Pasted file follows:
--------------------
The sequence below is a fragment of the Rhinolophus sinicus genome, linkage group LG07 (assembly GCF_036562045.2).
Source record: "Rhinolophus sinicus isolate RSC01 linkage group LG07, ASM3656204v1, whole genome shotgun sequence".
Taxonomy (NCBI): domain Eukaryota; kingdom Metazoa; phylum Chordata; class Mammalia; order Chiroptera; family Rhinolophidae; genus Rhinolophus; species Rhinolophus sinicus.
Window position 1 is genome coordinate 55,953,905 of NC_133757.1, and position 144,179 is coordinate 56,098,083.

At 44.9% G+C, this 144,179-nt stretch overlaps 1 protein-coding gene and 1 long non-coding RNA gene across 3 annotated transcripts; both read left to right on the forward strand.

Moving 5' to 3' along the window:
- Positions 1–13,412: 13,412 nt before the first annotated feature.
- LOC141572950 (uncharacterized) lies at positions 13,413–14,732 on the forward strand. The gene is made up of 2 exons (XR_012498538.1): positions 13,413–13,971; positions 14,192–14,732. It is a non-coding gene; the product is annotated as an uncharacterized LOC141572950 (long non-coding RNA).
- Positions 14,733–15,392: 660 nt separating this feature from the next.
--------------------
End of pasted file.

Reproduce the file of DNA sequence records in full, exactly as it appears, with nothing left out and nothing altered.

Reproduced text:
The sequence below is a fragment of the Rhinolophus sinicus genome, linkage group LG07 (assembly GCF_036562045.2).
Source record: "Rhinolophus sinicus isolate RSC01 linkage group LG07, ASM3656204v1, whole genome shotgun sequence".
Taxonomy (NCBI): domain Eukaryota; kingdom Metazoa; phylum Chordata; class Mammalia; order Chiroptera; family Rhinolophidae; genus Rhinolophus; species Rhinolophus sinicus.
Window position 1 is genome coordinate 55,953,905 of NC_133757.1, and position 144,179 is coordinate 56,098,083.

At 44.9% G+C, this 144,179-nt stretch overlaps 1 protein-coding gene and 1 long non-coding RNA gene across 3 annotated transcripts; both read left to right on the forward strand.

Moving 5' to 3' along the window:
- Positions 1–13,412: 13,412 nt before the first annotated feature.
- LOC141572950 (uncharacterized) lies at positions 13,413–14,732 on the forward strand. The gene is made up of 2 exons (XR_012498538.1): positions 13,413–13,971; positions 14,192–14,732. It is a non-coding gene; the product is annotated as an uncharacterized LOC141572950 (long non-coding RNA).
- Positions 14,733–15,392: 660 nt separating this feature from the next.